Ethical Leadership Reimagined
Two years ago when the nights were long and cold like this, I found myself drifting in a new academic role.
I had just left a life behind in Sydney and ventured into another city alone. I took my first step out of my PhD and fell into an expansive ocean of knowledge. I was granted enormous autonomy to find a new research agenda, but I couldn’t find anchorage.
It was then in July that I travelled to the other side of the world for my first European Group for Organisation Studies Colloquium in Montréal. I joined a stream convened by Alison Pullen, Suzanne Gagnon, and Pasi Ahonen on the embodiment of leadership ethics. When I returned home, I voraciously read everything I could about ethical leadership. The more I read, the more I questioned the way many dominant voices of the field assumed a straightforward notion of ethical leadership born from a romanticised ideal of leaders. I wondered if ethical leadership went far enough in conceptualising the potential for leadership to challenge the status quo and normalised systems of domination, like patriarchy, whiteness and heteronormativity.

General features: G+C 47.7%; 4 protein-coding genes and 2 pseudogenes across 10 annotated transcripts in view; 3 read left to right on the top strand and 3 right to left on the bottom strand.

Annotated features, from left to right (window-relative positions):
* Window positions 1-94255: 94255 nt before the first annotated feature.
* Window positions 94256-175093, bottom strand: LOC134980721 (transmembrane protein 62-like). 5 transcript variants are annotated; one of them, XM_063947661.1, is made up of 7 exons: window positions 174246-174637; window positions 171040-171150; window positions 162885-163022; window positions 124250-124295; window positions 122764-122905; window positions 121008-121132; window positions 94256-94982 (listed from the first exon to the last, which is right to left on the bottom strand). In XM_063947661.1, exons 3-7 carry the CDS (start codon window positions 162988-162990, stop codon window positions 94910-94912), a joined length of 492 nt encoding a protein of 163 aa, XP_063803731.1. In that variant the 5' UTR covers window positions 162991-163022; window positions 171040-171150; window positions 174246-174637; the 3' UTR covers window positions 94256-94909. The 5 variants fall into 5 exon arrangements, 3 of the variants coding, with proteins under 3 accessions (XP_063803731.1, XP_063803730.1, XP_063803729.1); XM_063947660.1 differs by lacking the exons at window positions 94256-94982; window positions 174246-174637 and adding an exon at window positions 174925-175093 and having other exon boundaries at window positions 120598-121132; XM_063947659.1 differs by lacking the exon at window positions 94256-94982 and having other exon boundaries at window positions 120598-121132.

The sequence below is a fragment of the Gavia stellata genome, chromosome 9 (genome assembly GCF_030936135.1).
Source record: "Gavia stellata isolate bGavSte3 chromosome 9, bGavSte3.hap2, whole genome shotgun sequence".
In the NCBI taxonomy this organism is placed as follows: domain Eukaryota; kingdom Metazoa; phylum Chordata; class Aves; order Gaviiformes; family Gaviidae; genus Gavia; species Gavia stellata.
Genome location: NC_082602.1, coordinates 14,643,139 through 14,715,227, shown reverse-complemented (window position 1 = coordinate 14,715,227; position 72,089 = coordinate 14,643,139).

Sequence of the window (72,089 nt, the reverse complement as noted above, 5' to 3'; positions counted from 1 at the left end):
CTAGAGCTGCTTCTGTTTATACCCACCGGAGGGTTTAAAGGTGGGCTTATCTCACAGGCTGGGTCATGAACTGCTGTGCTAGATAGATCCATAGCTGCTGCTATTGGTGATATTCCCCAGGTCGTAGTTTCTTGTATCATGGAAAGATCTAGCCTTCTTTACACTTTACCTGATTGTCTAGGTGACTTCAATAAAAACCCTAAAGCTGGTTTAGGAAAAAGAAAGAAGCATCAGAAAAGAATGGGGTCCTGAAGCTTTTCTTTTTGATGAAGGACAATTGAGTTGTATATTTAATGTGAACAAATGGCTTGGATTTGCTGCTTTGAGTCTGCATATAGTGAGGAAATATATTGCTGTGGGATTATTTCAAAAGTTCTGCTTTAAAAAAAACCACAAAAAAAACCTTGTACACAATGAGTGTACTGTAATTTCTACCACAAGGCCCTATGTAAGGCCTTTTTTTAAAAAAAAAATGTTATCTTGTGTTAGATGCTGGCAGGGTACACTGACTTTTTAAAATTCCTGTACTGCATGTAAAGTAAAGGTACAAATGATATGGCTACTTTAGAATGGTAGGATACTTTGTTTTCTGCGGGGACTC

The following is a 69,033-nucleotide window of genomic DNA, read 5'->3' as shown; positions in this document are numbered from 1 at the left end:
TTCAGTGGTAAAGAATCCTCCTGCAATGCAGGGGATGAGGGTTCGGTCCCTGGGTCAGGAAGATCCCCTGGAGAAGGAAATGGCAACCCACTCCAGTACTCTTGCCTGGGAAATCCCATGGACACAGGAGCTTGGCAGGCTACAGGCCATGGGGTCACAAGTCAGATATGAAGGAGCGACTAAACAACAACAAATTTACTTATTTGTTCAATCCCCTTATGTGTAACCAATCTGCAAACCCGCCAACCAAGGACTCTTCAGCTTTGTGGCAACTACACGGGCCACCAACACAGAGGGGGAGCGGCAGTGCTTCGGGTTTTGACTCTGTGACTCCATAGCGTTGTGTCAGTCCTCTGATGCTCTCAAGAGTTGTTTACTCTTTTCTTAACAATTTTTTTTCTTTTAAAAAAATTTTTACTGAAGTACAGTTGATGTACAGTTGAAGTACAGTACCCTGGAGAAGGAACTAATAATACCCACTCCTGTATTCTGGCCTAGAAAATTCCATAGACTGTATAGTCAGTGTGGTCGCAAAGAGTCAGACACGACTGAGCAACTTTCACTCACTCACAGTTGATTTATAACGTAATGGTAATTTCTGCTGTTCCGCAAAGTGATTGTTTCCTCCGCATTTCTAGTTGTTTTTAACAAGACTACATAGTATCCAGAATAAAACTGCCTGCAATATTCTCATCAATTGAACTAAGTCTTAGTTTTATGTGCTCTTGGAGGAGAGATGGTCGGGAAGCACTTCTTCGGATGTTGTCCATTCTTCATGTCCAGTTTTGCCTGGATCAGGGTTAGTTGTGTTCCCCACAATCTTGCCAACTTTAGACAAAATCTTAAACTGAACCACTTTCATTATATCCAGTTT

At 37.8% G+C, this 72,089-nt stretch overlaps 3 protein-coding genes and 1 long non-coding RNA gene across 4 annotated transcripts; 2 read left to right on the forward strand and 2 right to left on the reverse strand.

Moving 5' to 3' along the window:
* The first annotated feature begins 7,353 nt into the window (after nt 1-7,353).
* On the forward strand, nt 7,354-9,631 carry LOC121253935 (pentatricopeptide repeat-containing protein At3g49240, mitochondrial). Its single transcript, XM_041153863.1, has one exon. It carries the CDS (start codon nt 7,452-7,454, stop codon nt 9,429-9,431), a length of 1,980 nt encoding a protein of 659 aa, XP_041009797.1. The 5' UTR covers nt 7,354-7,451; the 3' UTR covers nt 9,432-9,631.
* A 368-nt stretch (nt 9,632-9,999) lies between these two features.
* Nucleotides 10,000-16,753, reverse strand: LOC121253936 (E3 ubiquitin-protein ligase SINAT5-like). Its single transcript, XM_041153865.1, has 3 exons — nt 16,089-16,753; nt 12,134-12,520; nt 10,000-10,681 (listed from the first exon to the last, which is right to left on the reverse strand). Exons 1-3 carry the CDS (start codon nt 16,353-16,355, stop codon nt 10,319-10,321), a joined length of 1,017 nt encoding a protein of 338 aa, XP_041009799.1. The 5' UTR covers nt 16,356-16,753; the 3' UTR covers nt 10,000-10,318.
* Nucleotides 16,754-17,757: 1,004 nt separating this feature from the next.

I fell into a haze during this period in which I wrote the core of this article. ‘Reimagining ethical leadership as a relational, contextual and political practice’ gives voice to my own sense of disenchantment with leadership and is an impassioned call for leadership’s emancipatory potential to be realised. You’ve read my reflection on the conference when I returned as well as the notes from an earlier presentation on the paper.
I’m very happy to say you can finally read the article, my first conceptual paper, in Leadership. The abstract of the paper is included below:
Interest in ethical leadership has been spurred by the widespread reporting of corporate malfeasance and corruption reported in the last decade. Although ethical leadership theories have highlighted the importance of ethical considerations in leadership, the dominant discourses of this field tend to treat ethical leadership as individualised, decontextualised and power-neutral. The purpose of this article is to address these limitations of the mainstream literature through a reimagination of ethical leadership research, development, and practice grounded in a feminist, communitarian and corporeal ethic. This approach, I propose, has the potential to reorient leadership as a collective ethico-political project exercised towards the goals of equality, justice and emancipation.